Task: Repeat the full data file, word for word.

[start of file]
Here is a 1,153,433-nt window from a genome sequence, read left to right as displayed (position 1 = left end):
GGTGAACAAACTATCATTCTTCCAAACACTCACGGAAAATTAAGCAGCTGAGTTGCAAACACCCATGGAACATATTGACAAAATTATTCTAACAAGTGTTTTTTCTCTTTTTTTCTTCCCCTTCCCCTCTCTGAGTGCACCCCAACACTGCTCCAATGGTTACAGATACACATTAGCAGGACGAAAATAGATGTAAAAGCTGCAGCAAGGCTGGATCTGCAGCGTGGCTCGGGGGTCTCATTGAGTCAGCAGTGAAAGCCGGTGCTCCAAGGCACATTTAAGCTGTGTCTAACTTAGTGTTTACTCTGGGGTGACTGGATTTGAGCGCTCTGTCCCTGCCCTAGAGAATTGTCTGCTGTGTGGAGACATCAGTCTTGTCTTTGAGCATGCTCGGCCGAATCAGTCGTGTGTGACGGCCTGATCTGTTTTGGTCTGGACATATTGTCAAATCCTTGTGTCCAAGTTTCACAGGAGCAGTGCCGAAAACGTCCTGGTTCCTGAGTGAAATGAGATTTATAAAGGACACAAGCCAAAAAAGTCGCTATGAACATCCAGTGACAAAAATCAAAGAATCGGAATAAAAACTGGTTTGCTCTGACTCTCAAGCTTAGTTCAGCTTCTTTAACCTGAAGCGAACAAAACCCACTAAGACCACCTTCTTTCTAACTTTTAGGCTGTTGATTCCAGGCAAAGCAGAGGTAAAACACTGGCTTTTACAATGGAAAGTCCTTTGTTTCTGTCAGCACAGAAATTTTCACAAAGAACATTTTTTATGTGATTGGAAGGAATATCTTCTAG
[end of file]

Here is a 1,153,433-nt window from a genome sequence, read left to right as displayed (position 1 = left end):
GGTGAACAAACTATCATTCTTCCAAACACTCACGGAAAATTAAGCAGCTGAGTTGCAAACACCCATGGAACATATTGACAAAATTATTCTAACAAGTGTTTTTTCTCTTTTTTTCTTCCCCTTCCCCTCTCTGAGTGCACCCCAACACTGCTCCAATGGTTACAGATACACATTAGCAGGACGAAAATAGATGTAAAAGCTGCAGCAAGGCTGGATCTGCAGCGTGGCTCGGGGGTCTCATTGAGTCAGCAGTGAAAGCCGGTGCTCCAAGGCACATTTAAGCTGTGTCTAACTTAGTGTTTACTCTGGGGTGACTGGATTTGAGCGCTCTGTCCCTGCCCTAGAGAATTGTCTGCTGTGTGGAGACATCAGTCTTGTCTTTGAGCATGCTCGGCCGAATCAGTCGTGTGTGACGGCCTGATCTGTTTTGGTCTGGACATATTGTCAAATCCTTGTGTCCAAGTTTCACAGGAGCAGTGCCGAAAACGTCCTGGTTCCTGAGTGAAATGAGATTTATAAAGGACACAAGCCAAAAAAGTCGCTATGAACATCCAGTGACAAAAATCAAAGAATCGGAATAAAAACTGGTTTGCTCTGACTCTCAAGCTTAGTTCAGCTTCTTTAACCTGAAGCGAACAAAACCCACTAAGACCACCTTCTTTCTAACTTTTAGGCTGTTGATTCCAGGCAAAGCAGAGGTAAAACACTGGCTTTTACAATGGAAAGTCCTTTGTTTCTGTCAGCACAGAAATTTTCACAAAGAACATTTTTTATGTGATTGGAAGGAATATCTTCTAG